# Sample Problem – Logarithmic Mean Temperature Difference (LMTD) calculation

### Sample Problem Statement

Calculate log mean temperature difference for the following shell and tube heat exchanger for two possible arrangements (i) counter-current and (ii) co-current flow patterns.Hot fluid in temperature TH1 = 100 0C Hot fluid out temperature TH2 = 90 0C Cold fluid out temperature TC2 = 50 0C Cold fluid in temperature TC1 = 30 0C

### Solution

As per the definition and equation for Log Mean Temperature Difference (LMTD), ΔT1 → the temperature difference between hot and cold fluids at one end of the heat exchanger
ΔT2 → the temperature difference between hot and cold fluids at the other end of the heat exchanger (i) For counter current heat exchanger,
ΔT1 = TH1 - TC2 = 100 - 50 = 500C (At one end hot fluid enters and cold fluid exits.)
ΔT2 = TH2 - TC1 = 90 - 30 = 600C

(At the other end cold fluid enters and hot fluid exits.)

by definition given above, LMTD for counter current flow = (60-50) / ln(60/50) = 10 / 0.1823 = 54.850C.
This can be also verified quickly in EnggCyclopedia's LMTD calculator. (ii)
For co-current heat exchanger,
ΔT1 = TH1 - TC1 = 100 - 30 = 700C (At first end hot and cold fluids enter the heat exchanger.)
ΔT2 = TH2 - TC2 = 90 - 50 = 400C

(At the other end hot and cold fluids exit the heat exchanger.)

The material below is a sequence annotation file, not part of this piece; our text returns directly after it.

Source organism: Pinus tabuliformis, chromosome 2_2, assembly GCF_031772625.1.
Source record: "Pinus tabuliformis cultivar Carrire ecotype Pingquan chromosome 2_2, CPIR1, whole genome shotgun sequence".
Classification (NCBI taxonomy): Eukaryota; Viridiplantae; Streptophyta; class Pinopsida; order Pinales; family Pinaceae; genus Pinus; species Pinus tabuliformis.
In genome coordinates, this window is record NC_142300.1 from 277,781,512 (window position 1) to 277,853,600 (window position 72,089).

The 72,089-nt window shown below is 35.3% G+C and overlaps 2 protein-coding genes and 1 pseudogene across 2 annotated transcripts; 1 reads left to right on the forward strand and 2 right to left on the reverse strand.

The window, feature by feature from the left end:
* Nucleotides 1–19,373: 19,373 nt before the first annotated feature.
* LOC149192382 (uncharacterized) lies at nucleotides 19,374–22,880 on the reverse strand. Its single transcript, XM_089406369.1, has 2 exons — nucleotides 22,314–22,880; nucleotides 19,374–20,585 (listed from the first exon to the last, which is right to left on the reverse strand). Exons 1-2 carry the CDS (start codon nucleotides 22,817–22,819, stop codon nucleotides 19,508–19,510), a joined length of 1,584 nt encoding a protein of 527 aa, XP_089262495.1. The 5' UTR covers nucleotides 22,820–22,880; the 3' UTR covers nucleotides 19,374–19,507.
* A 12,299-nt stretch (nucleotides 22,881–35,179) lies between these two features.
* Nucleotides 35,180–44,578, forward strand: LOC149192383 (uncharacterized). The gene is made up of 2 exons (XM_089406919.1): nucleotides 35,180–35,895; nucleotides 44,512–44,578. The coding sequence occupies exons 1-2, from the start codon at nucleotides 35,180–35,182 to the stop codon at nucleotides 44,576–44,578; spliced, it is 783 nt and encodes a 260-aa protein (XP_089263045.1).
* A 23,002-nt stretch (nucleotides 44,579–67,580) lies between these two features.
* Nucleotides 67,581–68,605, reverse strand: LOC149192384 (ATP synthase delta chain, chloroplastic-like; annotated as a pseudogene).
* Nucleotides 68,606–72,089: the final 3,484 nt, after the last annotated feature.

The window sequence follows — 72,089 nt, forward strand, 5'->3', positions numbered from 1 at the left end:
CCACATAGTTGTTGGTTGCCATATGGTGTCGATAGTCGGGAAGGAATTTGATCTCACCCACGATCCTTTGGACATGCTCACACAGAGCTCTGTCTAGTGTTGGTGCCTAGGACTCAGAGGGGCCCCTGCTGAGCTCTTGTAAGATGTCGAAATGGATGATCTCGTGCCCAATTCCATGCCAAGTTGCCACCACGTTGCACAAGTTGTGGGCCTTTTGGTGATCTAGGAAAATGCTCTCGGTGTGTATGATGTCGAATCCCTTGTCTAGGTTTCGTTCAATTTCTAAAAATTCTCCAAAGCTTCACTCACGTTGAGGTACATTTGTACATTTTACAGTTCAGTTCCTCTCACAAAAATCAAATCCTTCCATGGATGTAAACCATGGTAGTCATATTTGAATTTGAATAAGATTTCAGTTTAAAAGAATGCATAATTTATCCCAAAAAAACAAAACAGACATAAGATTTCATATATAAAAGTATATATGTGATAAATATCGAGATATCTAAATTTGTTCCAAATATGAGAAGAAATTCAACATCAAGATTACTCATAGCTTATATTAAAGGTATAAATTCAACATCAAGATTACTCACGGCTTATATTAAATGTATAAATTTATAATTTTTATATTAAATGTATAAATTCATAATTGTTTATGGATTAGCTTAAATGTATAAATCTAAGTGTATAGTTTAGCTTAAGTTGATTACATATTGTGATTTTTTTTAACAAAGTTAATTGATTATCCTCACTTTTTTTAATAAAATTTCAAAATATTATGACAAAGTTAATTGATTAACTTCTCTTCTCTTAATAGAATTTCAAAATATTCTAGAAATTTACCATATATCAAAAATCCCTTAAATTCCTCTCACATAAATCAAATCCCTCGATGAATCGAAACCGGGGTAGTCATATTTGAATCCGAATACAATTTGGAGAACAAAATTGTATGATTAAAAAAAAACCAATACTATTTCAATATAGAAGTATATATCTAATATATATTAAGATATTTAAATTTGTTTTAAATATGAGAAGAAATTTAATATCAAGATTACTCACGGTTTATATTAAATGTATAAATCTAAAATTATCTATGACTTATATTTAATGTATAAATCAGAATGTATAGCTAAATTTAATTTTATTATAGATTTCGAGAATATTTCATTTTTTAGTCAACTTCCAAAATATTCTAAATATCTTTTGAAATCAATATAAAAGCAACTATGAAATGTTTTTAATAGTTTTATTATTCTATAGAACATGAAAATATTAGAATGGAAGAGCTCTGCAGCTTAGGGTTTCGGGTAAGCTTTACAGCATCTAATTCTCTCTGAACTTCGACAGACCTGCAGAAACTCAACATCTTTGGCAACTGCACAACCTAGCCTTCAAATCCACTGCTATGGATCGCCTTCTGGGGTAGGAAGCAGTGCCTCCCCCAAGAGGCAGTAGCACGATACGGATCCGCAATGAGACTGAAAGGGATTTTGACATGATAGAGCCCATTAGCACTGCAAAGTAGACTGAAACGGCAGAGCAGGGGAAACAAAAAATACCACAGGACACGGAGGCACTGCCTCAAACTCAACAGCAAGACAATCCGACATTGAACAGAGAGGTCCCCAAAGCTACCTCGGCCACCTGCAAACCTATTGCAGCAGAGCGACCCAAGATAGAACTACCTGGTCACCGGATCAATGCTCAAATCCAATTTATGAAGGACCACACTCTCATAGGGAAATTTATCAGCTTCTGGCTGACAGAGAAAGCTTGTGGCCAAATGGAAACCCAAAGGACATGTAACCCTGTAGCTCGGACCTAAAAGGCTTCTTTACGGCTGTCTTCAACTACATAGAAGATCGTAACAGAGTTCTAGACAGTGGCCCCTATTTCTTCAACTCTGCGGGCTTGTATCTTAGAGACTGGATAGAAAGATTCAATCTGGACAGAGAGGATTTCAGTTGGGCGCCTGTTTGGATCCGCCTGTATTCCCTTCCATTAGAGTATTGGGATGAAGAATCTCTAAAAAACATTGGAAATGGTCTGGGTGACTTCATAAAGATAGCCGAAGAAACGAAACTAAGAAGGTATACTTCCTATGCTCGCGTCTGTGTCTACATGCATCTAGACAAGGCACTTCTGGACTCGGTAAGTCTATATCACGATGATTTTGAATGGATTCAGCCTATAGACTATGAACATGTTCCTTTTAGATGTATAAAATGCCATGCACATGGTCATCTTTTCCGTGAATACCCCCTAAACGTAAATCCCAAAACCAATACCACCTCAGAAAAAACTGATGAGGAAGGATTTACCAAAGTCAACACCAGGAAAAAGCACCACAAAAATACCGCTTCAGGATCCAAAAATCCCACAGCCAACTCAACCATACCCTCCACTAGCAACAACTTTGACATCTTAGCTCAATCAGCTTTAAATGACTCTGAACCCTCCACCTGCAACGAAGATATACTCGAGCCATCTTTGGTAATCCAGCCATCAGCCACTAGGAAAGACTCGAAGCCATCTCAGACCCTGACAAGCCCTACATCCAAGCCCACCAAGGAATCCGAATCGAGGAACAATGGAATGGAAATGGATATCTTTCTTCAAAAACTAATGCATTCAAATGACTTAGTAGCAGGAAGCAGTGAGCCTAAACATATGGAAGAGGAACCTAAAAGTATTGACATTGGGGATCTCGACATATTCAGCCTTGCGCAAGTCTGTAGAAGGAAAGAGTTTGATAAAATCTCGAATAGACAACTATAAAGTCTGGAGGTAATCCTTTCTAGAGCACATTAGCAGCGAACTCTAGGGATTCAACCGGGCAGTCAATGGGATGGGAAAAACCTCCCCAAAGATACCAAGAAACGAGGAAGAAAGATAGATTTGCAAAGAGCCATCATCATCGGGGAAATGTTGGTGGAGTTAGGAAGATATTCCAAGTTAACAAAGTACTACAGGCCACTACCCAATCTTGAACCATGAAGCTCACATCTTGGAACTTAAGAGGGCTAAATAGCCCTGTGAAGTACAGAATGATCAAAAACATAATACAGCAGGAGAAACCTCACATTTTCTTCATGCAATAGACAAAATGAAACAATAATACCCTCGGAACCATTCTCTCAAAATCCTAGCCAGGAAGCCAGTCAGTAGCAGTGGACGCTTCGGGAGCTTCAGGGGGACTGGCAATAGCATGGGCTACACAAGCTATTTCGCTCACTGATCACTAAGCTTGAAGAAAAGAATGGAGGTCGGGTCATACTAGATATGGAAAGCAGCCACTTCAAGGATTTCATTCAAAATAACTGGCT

by definition given above, LMTD for counter current flow = (70-40) / ln(70/40) = 30 / 0.5596 = 53.610C. This can be also verified quickly in EnggCyclopedia's LMTD calculator.

### Remarks

It can be readily noticed that for co-current heat exchanger the logarithmic mean temperature difference is lower compared to counter-current heat exchanger. This suggests that for same fluids, to achieve the same heat transfer, a co-current heat exchanger always requires more heat transfer area than the counter-current type exchanger. In this example, a simple heat exchanger with single shell pass and single tube pass is considered. For multiple shell and tube passes, the LMTD calculated has to be multiplied by a correction factor to account for geometric changes. EnggCyclopedia's LMTD correction factor calculator can be readily used for this correction factor calculation.